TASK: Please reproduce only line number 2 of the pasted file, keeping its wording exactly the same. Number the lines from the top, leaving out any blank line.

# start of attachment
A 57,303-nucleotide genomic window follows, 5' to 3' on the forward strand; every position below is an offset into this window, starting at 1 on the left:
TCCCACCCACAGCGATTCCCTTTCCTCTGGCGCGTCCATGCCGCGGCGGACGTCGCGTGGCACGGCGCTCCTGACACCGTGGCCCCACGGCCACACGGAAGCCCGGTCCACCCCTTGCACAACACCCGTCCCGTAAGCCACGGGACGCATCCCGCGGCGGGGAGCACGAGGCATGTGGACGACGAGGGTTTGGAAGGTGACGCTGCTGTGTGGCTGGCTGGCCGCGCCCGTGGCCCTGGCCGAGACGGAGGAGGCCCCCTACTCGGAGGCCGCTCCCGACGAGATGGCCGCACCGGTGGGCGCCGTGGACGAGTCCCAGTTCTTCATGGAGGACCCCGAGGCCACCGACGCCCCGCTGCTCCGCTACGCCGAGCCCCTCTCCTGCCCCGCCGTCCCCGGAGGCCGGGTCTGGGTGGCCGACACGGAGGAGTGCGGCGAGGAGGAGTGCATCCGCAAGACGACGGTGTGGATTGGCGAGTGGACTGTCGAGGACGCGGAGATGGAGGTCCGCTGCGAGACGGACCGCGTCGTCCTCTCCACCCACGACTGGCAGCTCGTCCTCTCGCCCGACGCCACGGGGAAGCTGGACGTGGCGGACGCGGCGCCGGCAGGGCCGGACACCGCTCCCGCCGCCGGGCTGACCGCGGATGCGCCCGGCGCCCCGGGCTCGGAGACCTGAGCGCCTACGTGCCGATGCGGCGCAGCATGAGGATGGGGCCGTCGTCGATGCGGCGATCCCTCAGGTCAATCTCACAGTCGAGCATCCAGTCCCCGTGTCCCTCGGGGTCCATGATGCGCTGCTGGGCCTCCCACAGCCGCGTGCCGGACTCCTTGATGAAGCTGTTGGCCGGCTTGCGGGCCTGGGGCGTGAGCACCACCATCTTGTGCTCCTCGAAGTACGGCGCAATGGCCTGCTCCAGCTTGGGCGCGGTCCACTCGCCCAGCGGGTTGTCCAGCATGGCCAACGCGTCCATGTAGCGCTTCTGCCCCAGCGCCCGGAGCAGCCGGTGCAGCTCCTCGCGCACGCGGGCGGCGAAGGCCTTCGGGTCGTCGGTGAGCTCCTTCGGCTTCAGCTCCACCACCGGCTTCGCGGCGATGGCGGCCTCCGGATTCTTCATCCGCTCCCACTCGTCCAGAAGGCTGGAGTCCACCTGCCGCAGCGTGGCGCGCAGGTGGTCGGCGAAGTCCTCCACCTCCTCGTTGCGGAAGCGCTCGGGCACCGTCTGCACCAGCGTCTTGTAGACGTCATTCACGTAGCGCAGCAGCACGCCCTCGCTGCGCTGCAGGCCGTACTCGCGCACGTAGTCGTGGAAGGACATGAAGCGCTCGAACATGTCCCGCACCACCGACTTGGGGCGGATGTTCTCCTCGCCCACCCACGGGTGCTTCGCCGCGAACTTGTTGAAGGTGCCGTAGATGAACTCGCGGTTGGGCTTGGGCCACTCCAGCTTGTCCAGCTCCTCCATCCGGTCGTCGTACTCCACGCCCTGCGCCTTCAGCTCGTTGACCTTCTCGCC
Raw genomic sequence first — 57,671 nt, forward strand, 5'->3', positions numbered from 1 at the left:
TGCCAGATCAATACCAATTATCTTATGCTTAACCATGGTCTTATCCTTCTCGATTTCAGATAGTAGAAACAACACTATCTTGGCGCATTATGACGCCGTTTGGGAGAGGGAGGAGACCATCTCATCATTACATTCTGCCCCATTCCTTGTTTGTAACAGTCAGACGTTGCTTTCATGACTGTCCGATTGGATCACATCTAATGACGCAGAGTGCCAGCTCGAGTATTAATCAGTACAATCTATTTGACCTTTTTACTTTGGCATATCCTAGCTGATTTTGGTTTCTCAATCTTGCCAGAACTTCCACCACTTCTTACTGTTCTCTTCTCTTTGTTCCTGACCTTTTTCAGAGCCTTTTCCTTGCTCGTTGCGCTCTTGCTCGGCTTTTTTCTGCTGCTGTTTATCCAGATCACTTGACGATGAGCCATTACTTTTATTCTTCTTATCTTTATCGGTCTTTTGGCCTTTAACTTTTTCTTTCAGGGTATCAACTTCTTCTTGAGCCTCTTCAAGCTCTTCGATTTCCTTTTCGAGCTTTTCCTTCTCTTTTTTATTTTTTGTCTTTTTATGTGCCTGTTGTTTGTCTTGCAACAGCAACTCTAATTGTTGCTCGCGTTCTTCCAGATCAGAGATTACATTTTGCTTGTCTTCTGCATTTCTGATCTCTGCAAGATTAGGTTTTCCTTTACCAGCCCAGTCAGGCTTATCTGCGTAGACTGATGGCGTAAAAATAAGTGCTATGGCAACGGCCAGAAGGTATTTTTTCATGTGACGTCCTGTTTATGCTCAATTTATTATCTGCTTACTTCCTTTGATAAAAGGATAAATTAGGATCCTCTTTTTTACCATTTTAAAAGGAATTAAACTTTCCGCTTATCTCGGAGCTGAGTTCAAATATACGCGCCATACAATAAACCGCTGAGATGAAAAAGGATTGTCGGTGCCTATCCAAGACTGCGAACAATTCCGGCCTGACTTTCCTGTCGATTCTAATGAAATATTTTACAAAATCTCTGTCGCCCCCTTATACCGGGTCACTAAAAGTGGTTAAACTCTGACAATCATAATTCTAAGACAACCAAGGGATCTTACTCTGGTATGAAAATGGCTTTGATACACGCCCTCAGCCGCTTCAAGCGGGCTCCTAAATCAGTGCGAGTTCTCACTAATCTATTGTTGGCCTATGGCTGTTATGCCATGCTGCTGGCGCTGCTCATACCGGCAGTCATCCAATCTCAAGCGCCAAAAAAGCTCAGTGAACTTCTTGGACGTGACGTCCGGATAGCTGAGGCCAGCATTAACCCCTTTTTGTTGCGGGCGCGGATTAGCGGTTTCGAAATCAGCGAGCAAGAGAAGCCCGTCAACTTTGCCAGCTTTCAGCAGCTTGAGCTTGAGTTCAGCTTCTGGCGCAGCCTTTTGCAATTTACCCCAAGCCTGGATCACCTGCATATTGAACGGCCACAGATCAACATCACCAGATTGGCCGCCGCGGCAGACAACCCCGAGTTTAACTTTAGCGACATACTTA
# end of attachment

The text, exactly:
TCCCACCCACAGCGATTCCCTTTCCTCTGGCGCGTCCATGCCGCGGCGGACGTCGCGTGGCACGGCGCTCCTGACACCGTGGCCCCACGGCCACACGGAAGCCCGGTCCACCCCTTGCACAACACCCGTCCCGTAAGCCACGGGACGCATCCCGCGGCGGGGAGCACGAGGCATGTGGACGACGAGGGTTTGGAAGGTGACGCTGCTGTGTGGCTGGCTGGCCGCGCCCGTGGCCCTGGCCGAGACGGAGGAGGCCCCCTACTCGGAGGCCGCTCCCGACGAGATGGCCGCACCGGTGGGCGCCGTGGACGAGTCCCAGTTCTTCATGGAGGACCCCGAGGCCACCGACGCCCCGCTGCTCCGCTACGCCGAGCCCCTCTCCTGCCCCGCCGTCCCCGGAGGCCGGGTCTGGGTGGCCGACACGGAGGAGTGCGGCGAGGAGGAGTGCATCCGCAAGACGACGGTGTGGATTGGCGAGTGGACTGTCGAGGACGCGGAGATGGAGGTCCGCTGCGAGACGGACCGCGTCGTCCTCTCCACCCACGACTGGCAGCTCGTCCTCTCGCCCGACGCCACGGGGAAGCTGGACGTGGCGGACGCGGCGCCGGCAGGGCCGGACACCGCTCCCGCCGCCGGGCTGACCGCGGATGCGCCCGGCGCCCCGGGCTCGGAGACCTGAGCGCCTACGTGCCGATGCGGCGCAGCATGAGGATGGGGCCGTCGTCGATGCGGCGATCCCTCAGGTCAATCTCACAGTCGAGCATCCAGTCCCCGTGTCCCTCGGGGTCCATGATGCGCTGCTGGGCCTCCCACAGCCGCGTGCCGGACTCCTTGATGAAGCTGTTGGCCGGCTTGCGGGCCTGGGGCGTGAGCACCACCATCTTGTGCTCCTCGAAGTACGGCGCAATGGCCTGCTCCAGCTTGGGCGCGGTCCACTCGCCCAGCGGGTTGTCCAGCATGGCCAACGCGTCCATGTAGCGCTTCTGCCCCAGCGCCCGGAGCAGCCGGTGCAGCTCCTCGCGCACGCGGGCGGCGAAGGCCTTCGGGTCGTCGGTGAGCTCCTTCGGCTTCAGCTCCACCACCGGCTTCGCGGCGATGGCGGCCTCCGGATTCTTCATCCGCTCCCACTCGTCCAGAAGGCTGGAGTCCACCTGCCGCAGCGTGGCGCGCAGGTGGTCGGCGAAGTCCTCCACCTCCTCGTTGCGGAAGCGCTCGGGCACCGTCTGCACCAGCGTCTTGTAGACGTCATTCACGTAGCGCAGCAGCACGCCCTCGCTGCGCTGCAGGCCGTACTCGCGCACGTAGTCGTGGAAGGACATGAAGCGCTCGAACATGTCCCGCACCACCGACTTGGGGCGGATGTTCTCCTCGCCCACCCACGGGTGCTTCGCCGCGAACTTGTTGAAGGTGCCGTAGATGAACTCGCGGTTGGGCTTGGGCCACTCCAGCTTGTCCAGCTCCTCCATCCGGTCGTCGTACTCCACGCCCTGCGCCTTCAGCTCGTTGACCTTCTCGCC